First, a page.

Why I Support President's Trumps Attempts at Peaceful Resolution in Korea

This moment has scarred and distorted American foreign policy for 75 years. We learned well the lesson of not conceding to a bully, but we have failed to learn that it's not the only lesson to be learned.

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Our unmatched power since World War II and this lesson have made us rely far too heavily on military solutions to problems in the world. Only the track record is checkered at best.

  1. Korea - ended in a stalemate and left us with this unresolved conflict on the Korean Peninsula. 
  2. Vietnam - years of bloody war and painful divisions in the United States end in a loss and hurried withdrawal from South Vietnam.
  3. Iraq - we broke Iraq and created a garden to sow radical terrorism that has led to more chaos, not less, in the region.
  4. Libya - we broke this country as well and left it a failed state and another hotbed for radicalism.
  5. Syria - proving we didn't learn the recent lessons in Iraq and Libya, we continued to pursue this flawed Middle East strategy, creating more chaos and a refugee crisis that has created discord throughout Europe.
  6. Russia - after winning the Cold War and having an opportunity to work together with our former adversary to create peace and stability in the world, the Military Industrial Complex decided to build bases surrounding Russia that have helped to create a lingering threat of conflict between the two nuclear super powers.

By any measure, this track record should viewed as a failure. Rarely have we achieved our goals. Often we have created a situation worse that what preceded it. Finally, we've even lost all pretense that we do it for any noble purpose. Now we just do it because we, or certain allies, don't like your leader or how you run your country.

All this war and chaos has been great for the war machine and corporate interests. It has been a disaster for the American people and global stability. And, we're still at it with Iran.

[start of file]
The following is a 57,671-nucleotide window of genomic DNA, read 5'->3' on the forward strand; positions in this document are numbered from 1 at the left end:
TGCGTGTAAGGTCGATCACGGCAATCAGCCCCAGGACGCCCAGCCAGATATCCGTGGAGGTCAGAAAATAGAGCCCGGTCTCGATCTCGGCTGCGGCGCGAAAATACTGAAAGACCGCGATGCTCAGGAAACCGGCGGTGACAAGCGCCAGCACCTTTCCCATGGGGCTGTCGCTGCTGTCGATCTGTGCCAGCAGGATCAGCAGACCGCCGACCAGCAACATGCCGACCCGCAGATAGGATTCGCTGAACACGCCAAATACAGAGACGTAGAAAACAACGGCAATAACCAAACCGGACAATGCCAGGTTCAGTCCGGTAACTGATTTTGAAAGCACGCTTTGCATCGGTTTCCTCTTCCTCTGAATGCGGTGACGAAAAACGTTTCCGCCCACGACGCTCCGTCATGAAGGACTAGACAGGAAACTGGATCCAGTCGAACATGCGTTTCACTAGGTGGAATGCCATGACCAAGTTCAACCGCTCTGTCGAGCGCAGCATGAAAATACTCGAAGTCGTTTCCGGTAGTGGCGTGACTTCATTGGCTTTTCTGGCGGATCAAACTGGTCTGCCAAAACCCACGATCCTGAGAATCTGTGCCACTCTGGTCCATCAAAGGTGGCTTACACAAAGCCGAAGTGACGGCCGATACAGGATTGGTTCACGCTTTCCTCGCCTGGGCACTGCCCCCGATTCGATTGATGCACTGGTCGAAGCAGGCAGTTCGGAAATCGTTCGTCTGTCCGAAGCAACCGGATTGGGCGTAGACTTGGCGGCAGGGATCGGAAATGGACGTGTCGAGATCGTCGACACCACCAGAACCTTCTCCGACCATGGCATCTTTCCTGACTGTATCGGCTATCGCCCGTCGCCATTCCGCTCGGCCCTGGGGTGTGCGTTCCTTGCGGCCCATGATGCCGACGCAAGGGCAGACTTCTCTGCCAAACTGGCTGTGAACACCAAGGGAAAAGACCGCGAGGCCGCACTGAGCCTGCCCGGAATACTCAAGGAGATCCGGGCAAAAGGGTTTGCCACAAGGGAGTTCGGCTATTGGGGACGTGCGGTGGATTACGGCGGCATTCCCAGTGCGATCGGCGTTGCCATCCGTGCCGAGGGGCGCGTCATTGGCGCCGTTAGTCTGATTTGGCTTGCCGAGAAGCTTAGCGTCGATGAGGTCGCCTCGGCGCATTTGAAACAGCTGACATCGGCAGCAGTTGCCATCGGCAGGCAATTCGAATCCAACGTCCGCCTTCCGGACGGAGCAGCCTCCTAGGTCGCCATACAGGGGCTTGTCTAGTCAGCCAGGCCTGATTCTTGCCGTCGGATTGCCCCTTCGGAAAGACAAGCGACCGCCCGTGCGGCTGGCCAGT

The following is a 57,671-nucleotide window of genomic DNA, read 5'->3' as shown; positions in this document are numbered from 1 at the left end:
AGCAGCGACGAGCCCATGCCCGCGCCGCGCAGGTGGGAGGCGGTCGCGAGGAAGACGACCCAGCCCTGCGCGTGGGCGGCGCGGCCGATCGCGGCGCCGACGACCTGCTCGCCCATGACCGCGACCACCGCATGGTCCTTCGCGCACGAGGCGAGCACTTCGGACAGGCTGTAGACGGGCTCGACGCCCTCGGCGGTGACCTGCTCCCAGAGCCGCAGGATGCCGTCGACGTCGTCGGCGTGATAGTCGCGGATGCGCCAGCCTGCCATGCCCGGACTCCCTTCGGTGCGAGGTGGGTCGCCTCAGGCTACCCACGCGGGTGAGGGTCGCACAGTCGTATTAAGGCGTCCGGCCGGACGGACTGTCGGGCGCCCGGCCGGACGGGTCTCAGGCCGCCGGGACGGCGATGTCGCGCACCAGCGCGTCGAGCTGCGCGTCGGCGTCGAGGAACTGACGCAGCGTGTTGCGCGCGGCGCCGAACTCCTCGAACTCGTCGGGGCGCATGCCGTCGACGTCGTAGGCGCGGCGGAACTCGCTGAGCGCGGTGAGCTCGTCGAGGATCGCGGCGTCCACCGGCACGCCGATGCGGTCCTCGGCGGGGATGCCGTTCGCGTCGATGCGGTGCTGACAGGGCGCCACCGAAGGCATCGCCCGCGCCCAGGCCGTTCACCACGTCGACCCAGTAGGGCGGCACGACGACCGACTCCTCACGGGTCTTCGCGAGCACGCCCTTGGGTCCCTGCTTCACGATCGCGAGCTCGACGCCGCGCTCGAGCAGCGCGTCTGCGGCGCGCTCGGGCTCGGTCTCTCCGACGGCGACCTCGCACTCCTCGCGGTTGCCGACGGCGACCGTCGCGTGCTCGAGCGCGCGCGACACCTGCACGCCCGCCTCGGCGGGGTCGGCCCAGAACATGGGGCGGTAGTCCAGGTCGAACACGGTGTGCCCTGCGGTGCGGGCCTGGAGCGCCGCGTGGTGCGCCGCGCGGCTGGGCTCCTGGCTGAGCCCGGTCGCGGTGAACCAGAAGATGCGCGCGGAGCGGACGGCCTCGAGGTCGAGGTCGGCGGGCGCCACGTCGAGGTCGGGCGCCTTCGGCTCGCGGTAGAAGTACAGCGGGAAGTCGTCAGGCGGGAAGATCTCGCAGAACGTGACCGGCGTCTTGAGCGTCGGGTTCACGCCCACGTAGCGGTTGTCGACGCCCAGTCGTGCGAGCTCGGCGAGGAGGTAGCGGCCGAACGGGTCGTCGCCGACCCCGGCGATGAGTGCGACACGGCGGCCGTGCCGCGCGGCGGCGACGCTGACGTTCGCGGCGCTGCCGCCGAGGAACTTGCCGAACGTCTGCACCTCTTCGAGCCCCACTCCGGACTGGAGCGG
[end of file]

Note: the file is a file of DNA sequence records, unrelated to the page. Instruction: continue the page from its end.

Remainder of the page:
However, after a fiery beginning, President Trump and President Kim seem to be meandering toward a meeting at some point to discuss a new denuclearized future for Korea and a better life for the North Korean people.

Critics - "the experts," people who won't support this president in anything, and the Military Industrial Complex - have complained that finding a peaceful solution in Korea is a fanciful illusion. Perhaps. Time will tell, but shouldn't we at least make the effort?

So well have we learned the lesson of Chamberlain that we have abandoned talk as weak and pointless. "They only understand bombs and bullets," we've been told about adversary after adversary.

Shame on us if we really buy that war is really the only way to resolve challenges in this world. The previous examples shows that case study has been an abject failure. Maybe it's time to reignite the power of diplomacy that doesn't dictate through force, but listens, reasons, and treats the other side like the human beings they are with the concerns they have.

Is this a defense of Kim? NO. His family's rule in North Korea has violated the first principle of leadership - to look out for the interests of the people - to a degree rarely seen.

Still, the world, Korea, and yes, the United States is better off with a peaceful Korea devoid of nuclear weapons. Bullets and bombs cannot achieve that end. Even an overwhelming attack, would leave South Korea and Japan vulnerable to massive casualties.

Talk is the way forward and not just here. Iran, Russia, and other potential adversaries should know that we will not roll over, but we are willing to reason together to find solutions. It's time to put the ghost of Neville Chamberlain to bed and learn new, more productive lessons. As for worries about who gets the credit for peace, who cares?

Ray Davis
for 6 Sense Media

Ray Davis is the Founder of The Affirmation Spot and co-founder of 6 Sense Media. He’s been writing, recording, and using affirmations for 30 years. He's also the author of Anunnaki Awakening. He advocates for the potential of the human race. He's life-long history buff and holds a B.S. in History Education.